Mental Notes with Hilary Valdez: Anxiety Disorders
Mental Notes with Hilary Valdez: Anxiety Disorders
I remember when my car broke down in the Mojave Desert. I had AAA car towing service. But when I called, they said they didn’t know where I was or how to get to me. I had a lot of anxiety at that point. It’s one of those “What now, coach?” moments when a knot in your stomach gets tighter and you’re gulping back your emotions. Looking at the barren surrounding as sage brush rolled by, and swirls of dust danced on the barren landscape, I felt desperate.
Oh sure, psychologists say occasional anxiety is a normal part of life. But I’m about to have a panic attack. Okay, it’s early morning. I have all day to figure this out: I have one bottle of water. I took survival training in the Marine Corps—what’s the first rule? Don’t panic! After I finished screaming and swearing, I realized most people worry about health, money, or family problems. My situation was not the same as the occasional worrying about those things. I was experiencing anxiety due to a stressful life event. I didn’t want to die crawling in the sand, gasping for water and seeing mirages in the distance. I decide to think positive, at least I wasn’t living with a Generalized Anxiety Disorder and experiencing frequent anxiety attacks for months, if not years. This feeling of anxiety and dread was temporary and wouldn’t interfere with my daily life in the long-term. Now to just come up with a plan.
But anxiety disorders involve more than temporary worry or fear. For people with an anxiety disorder, the anxiety does not go away and can get worse over time. The symptoms can interfere with daily activities such as job performance, schoolwork, and relationships. There are several types of anxiety disorders, including generalized anxiety disorder (GAD), panic disorder, social anxiety disorder, and various phobia-related disorders. According to the National Institute of Mental Health, symptoms of GAD include feeling restless, wound-up, or on-edge, being easily fatigued, having difficulty concentrating, irritability, headaches, muscle aches, stomachaches, or unexplained pains, difficulty controlling feelings of worry, and sleep problems, such as difficulty falling or staying asleep.
As a trauma specialist I learned that the cause of separation anxiety disorder is unknown, but there are some risk factors. Separation anxiety disorder, for instance, commonly develops after a person experiences a major stressor or loss, such as the death of a loved one or pet, change of schools, divorce, or some disaster that separates an individual from their loved ones. Also, having parents who are overprotective or intrusive might lead to separation anxiety disorder.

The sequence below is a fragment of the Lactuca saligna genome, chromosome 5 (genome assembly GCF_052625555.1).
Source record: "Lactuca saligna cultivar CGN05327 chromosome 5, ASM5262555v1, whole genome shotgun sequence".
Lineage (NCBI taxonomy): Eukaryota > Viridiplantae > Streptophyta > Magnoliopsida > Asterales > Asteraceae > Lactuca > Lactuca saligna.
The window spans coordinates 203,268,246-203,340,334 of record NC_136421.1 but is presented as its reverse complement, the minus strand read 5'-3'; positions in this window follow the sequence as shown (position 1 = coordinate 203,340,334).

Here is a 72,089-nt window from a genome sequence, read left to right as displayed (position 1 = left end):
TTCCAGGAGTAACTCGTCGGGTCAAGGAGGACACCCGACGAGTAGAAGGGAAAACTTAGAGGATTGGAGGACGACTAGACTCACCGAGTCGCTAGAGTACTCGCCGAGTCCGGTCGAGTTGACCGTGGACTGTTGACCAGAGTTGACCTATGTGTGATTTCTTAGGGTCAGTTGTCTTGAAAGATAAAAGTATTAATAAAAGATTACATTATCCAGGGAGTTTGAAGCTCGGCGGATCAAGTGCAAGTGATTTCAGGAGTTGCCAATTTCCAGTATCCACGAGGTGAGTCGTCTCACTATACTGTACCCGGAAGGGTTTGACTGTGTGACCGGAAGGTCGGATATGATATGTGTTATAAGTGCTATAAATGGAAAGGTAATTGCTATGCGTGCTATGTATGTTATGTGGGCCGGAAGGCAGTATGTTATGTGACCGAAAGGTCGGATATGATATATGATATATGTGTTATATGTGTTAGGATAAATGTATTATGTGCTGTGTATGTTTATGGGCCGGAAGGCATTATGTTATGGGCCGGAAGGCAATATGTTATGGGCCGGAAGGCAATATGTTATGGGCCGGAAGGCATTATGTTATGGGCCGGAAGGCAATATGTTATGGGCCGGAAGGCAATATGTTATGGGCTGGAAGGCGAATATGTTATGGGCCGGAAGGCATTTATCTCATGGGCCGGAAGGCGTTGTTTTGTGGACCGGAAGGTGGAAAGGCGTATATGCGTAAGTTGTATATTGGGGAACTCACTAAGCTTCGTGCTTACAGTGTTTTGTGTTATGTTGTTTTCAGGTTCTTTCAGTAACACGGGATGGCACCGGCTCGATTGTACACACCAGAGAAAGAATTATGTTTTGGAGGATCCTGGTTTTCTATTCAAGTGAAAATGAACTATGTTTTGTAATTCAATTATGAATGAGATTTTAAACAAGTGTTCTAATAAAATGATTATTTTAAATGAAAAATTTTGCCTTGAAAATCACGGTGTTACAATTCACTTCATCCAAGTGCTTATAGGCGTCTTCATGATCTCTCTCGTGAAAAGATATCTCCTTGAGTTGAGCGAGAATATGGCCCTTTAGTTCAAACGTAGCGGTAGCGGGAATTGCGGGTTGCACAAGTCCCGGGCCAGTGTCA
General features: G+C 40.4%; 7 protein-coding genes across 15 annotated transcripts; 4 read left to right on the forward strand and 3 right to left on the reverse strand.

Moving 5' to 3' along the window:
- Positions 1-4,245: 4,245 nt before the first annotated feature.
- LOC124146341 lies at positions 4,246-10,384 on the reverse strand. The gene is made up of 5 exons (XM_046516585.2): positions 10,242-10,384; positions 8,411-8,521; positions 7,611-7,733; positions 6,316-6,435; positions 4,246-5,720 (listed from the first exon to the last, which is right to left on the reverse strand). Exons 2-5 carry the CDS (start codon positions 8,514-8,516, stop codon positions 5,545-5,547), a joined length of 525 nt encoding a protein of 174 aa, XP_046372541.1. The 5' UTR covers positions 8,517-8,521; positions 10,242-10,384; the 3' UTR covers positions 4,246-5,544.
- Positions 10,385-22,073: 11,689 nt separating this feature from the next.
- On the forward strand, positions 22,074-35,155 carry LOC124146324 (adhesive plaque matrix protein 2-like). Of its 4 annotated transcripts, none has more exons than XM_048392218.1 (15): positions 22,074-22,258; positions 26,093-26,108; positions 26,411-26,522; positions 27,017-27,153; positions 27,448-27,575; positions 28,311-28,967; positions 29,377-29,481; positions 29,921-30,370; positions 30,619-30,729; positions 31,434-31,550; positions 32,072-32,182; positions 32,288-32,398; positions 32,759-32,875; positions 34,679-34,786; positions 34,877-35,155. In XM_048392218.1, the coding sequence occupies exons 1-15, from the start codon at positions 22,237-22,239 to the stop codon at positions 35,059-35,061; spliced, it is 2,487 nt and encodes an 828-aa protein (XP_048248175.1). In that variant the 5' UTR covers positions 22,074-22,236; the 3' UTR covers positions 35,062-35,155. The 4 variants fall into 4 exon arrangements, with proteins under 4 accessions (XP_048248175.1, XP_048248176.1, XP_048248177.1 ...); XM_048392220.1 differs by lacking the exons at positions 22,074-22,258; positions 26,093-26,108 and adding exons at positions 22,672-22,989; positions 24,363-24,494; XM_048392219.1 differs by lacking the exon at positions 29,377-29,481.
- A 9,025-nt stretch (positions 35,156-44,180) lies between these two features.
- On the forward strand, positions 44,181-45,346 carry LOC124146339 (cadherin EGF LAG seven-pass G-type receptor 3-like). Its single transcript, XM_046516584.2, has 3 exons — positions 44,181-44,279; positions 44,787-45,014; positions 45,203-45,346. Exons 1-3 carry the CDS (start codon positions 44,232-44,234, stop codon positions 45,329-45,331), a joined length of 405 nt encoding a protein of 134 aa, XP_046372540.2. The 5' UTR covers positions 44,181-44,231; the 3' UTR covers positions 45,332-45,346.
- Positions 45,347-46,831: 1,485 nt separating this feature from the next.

Everybody worries or gets the odd case of butterflies in the stomach. While moderate anxiety can be limiting, severe anxiety can be crippling. Anxiety currently afflicts more than 20 million Americans, making it the most common mental illness in the US, according to a report in Psychology Today. In addition, the American Psychiatric Institute found anxiety disorders are the most common of mental disorders and affect nearly 30 percent of adults at some point in their lives.
Separation anxiety disorder most often begins in childhood but may continue into the teenage years and sometimes into adulthood. The National Institute of Mental Health said risk factors may include certain temperaments, which are more prone to anxiety disorders or a family history, including blood relatives who have problems with anxiety or an anxiety disorder, indicating that those traits could be inherited.
What to do when your anxiety grips you? Get involved in activities and meet other people: discover a new balance in your life and relationship. Be patient: sadness doesn’t go away overnight. Recognizing the positive aspects of a specific worry doesn’t mean you should ignore the problematic components. Anxiety can become severely disabling. If you or someone you love is experiencing severe anxiety volunteer to help yourself, seek professional help. It will make it much easier to find your balance and re-boot what you’re thinking about.
Finally, after hours in the hot desert, with only a few sips of water left, a tow truck arrived. AAA contacted a garage in the desert, and they came to my rescue. I was all smiles and giddy with happiness, until I was told a needed a new transmission. At that point as I leaned against my SUV, I began experiencing severe anxiety, I became irritable, I started worrying, I was on-edge and wound up. I smiled at the mechanic then walked away from the vehicles, and screamed “Why me?” “Why me?” “Poor me! Poor me! Pour me a drink!”
Hilary Valdez is a retiree living in Japan. He is an experienced Mental Health professional and Resiliency Trainer. Valdez is a former Marine and has worked with the military most of his career and most recently worked at Camp Zama as a Master Resiliency Trainer. Valdez now has a private practice and publishes books on social and psychological issues. His books are available on Amazon and for Kindle. Learn more about Valdez and contact him at the website or email. Follow his YouTube channel Hilary’s Quick Talk for more insights.
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